• Perspectives on Predator Management

      Johnson, J.; Gartner, F. R. (Society for Range Management, 1975-01-01)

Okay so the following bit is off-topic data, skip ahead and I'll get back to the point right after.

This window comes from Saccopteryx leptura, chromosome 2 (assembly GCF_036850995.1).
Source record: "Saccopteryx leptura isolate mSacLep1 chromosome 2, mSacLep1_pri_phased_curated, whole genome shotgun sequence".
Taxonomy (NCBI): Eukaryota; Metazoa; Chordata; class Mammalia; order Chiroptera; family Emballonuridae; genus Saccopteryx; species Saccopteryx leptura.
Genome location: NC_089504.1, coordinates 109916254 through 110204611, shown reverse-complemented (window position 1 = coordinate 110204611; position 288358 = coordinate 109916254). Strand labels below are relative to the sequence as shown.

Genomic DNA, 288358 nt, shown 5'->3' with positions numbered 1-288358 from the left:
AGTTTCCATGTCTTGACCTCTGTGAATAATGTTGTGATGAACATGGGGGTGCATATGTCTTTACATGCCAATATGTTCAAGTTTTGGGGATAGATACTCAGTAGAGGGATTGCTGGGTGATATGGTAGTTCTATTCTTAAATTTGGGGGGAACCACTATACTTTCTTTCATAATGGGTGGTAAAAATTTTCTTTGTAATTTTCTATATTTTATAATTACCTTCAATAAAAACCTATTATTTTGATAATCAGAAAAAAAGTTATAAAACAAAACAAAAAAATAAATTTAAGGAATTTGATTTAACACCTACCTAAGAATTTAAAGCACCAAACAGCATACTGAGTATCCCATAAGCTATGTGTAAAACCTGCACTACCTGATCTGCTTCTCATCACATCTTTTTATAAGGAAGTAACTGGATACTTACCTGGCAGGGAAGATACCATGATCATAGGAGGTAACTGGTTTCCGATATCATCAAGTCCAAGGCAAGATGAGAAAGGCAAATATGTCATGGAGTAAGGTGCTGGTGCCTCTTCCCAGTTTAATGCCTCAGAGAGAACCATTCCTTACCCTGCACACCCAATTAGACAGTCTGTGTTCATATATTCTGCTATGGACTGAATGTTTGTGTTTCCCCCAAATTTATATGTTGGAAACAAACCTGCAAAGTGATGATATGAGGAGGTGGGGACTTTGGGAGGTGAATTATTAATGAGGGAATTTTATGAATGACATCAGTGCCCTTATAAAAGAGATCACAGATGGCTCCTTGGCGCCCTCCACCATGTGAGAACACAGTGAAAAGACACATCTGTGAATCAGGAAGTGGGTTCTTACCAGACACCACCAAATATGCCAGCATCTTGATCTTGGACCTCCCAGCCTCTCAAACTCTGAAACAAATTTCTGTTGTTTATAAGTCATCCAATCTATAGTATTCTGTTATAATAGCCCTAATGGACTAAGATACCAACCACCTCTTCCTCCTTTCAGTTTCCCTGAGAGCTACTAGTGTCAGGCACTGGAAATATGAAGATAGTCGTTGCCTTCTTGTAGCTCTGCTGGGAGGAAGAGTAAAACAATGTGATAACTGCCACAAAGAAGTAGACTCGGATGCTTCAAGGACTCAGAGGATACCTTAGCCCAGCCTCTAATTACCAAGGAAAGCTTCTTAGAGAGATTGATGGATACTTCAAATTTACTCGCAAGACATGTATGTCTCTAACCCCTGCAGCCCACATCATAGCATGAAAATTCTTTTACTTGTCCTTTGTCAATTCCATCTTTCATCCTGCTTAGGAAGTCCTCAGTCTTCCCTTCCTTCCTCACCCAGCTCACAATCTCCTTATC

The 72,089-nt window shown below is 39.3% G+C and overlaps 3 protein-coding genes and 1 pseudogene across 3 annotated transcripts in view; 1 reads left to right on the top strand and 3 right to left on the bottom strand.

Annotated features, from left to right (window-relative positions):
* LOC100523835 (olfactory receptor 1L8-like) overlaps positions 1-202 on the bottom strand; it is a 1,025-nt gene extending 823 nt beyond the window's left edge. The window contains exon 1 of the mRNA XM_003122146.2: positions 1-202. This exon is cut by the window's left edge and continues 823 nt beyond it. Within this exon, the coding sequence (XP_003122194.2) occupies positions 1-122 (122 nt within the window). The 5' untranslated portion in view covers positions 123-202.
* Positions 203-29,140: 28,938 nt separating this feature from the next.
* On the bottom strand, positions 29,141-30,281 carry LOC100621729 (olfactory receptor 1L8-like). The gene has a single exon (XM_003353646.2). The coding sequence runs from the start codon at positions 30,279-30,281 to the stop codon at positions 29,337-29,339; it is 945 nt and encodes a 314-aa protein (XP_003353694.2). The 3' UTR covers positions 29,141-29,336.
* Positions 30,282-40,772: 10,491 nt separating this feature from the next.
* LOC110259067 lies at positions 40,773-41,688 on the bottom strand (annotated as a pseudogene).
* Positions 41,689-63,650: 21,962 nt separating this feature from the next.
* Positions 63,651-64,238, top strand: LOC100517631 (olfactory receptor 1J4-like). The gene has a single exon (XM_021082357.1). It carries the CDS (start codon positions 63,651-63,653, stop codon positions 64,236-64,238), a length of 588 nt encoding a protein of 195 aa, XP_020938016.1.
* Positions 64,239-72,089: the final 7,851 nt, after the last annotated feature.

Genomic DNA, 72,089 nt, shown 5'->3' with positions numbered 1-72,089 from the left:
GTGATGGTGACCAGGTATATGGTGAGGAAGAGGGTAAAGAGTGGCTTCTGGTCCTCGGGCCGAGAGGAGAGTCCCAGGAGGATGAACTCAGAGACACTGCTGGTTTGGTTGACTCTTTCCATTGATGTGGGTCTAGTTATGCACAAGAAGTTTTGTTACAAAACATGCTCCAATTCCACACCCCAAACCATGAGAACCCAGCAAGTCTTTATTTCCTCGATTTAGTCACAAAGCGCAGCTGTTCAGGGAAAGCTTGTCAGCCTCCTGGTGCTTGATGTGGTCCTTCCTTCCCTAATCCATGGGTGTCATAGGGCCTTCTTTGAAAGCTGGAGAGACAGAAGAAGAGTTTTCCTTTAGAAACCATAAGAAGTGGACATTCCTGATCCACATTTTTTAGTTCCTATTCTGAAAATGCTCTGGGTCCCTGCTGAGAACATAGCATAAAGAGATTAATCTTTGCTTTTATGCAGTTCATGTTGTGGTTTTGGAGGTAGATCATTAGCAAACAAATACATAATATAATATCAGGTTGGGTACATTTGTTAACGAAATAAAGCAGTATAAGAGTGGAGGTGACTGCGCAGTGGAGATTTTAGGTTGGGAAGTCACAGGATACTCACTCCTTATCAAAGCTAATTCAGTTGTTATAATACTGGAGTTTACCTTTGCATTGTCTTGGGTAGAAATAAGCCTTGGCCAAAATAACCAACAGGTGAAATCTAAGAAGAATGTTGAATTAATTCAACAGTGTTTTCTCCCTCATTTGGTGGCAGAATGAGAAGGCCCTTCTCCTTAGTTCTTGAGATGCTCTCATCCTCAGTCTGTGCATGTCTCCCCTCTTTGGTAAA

Too much adverse publicity has been given the sheep producer who struggles for existence in the face of rising costs, lower returns, and increasing numbers of predators. There seems to be adequate evidence that predator management is both necessary and practical on ranges used by either livestock or game. We cannot maintain the sheep industry in the United States without controlling predator populations. The lack of predator control in the past 2 years created economic crises in some sheep-producing areas of the West. Chemical control of coyotes under careful management and in selected areas appears to be biologically safe. At least this method should be utilized to reduce increasing coyote numbers until a perfected predator management system is devised. Man's influence on all ecosystems, whether private or public range, forest, shrub, or desert, nullifies the "balance of nature" concept. Our objectives in all areas of land management should be management oriented and designed for the uses desired, i.e., recreation, aesthetic value, wildlife, livestock, watershed, or a combination of these.